Monday afternoon we reassembled everything and tried again and it still looked awful, just a boat shaped object. We could not work out how to get the inside edges to line up at the chine. If you got the edge of the side too high near the bow, it would push in - no matter what you did with cable ties. Similarly, if you let the side get out over the edge of the bottom, it would fall down. Most depressing. We gave up. Nothing fitted.

Anyways, driving home from the clownfish cave last night I had this idea - blocks. We screwed little blocks of fibreboard to the bottom to keep the sides from pushing in, and similar blocks to the sides to keep them from falling off the bottom. Combined with cable ties, we found by trial and error that you can get your edges to line up within a Sixteenth of an inch or so in about half an hour. This is what it looks like now.

Just loosen the screw, pack under the block and your problems are over. Of course remember the outside of your boat is looking like a porcupine, but hey, suddenly everything fits. The boat is even square and the bow looks like a bow with 18 and 53.5 cable tied in.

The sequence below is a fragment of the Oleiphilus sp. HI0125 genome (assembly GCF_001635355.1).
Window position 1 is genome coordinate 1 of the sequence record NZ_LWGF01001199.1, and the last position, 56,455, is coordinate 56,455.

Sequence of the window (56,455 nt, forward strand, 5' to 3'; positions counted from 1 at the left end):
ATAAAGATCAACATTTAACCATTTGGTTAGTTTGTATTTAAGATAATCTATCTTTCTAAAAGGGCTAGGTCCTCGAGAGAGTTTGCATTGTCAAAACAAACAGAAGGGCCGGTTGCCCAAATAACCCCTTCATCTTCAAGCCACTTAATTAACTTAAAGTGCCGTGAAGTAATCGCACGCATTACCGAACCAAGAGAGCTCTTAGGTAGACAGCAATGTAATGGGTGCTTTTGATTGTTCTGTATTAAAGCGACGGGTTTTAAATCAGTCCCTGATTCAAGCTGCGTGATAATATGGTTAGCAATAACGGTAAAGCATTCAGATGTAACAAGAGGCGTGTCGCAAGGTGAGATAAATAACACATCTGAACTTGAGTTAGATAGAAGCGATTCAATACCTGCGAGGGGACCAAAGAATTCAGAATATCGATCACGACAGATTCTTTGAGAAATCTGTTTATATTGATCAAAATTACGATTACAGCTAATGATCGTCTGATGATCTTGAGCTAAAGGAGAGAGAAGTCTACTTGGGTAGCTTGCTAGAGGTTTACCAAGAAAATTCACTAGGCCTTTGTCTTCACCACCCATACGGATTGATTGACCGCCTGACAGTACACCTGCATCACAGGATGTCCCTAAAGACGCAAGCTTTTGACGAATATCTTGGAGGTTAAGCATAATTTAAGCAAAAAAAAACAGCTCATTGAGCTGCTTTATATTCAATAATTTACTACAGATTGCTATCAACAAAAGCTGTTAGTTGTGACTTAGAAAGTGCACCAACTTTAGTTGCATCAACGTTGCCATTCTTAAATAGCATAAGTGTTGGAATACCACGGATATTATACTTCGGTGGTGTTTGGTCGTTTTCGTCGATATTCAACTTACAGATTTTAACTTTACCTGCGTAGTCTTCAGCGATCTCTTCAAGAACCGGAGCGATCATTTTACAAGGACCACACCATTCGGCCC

Monday, June 15, 2009

Bottom And Sides Cut And Joined

Last Friday we glued up the Two side panels and also cut out the bottom. Yesterday we cut the centre seam out of the bottom panel and stitched it up. It seems a little odd, my cuts were a little rough and I think I may need to do a little remedial work with the Fein Multimaster. I had been thinking of buying one for years and this project is the perfect excuse!

We also cut out the Two side panels. I almost made the fatal mistake of cutting Two Port sides! Wobble realised in time and we put the uncut one face to face with the other and traced around it. We cleaned them up with a plane as best we can.

This morning we got out the cable ties - an electrician friend tells me black ones are stronger than clear. We gingerly started tying the Starboard side to the bottom.... What do you know? It just sort of sits there..

We stitched on the other to make a boat shaped object.

We have cut and laminated the transom, but just stuck one part in to see...

I'm going to follow Kmac's advice from the forum about build order. I've screwed the aft end of the bottom to our building frame and I'm thinking I'll do the same at the bow when I work out exactly where it goes and also screw down further back to try and keep the ply bent as it should be. Then I do the bow and stem.